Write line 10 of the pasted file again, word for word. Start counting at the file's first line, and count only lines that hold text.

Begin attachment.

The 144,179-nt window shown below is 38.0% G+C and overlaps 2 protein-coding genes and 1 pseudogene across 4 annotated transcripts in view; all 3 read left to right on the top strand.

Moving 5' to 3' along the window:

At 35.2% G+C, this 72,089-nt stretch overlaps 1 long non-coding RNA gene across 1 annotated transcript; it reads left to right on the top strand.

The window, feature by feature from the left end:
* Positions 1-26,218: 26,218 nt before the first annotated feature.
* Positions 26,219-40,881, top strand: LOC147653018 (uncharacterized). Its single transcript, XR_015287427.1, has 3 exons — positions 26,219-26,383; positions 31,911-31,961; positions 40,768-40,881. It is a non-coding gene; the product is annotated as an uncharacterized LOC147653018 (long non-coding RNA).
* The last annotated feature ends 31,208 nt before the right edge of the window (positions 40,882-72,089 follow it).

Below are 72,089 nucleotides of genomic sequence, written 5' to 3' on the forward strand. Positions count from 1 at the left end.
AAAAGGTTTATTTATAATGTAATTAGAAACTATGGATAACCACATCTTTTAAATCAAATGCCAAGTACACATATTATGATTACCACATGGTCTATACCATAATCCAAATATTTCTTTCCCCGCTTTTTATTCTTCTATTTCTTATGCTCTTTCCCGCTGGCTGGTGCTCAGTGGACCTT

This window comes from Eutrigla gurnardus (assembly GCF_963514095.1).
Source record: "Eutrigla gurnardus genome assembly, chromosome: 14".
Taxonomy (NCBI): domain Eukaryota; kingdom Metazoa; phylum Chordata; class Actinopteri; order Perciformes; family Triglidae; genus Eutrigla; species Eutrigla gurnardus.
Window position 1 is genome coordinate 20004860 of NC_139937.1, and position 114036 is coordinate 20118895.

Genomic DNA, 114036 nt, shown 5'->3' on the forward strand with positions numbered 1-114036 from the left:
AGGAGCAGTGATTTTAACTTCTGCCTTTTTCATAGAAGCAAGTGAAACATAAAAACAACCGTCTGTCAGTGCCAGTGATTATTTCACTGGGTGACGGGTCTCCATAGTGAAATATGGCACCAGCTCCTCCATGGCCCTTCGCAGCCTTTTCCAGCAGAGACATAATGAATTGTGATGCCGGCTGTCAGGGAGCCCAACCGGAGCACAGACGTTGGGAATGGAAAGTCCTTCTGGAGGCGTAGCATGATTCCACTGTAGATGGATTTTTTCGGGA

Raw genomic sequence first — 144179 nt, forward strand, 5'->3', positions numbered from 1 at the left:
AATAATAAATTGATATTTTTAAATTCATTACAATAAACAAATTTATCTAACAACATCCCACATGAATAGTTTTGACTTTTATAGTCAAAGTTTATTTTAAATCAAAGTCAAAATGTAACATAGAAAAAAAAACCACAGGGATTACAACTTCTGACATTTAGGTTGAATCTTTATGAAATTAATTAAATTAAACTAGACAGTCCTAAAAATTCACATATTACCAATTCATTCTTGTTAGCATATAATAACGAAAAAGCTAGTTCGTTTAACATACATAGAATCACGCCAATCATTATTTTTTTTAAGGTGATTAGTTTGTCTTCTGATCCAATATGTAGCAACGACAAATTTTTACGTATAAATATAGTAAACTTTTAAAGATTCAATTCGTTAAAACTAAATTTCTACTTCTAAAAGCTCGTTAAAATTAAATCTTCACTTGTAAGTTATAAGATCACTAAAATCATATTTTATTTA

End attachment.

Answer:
This window comes from Eutrigla gurnardus (assembly GCF_963514095.1).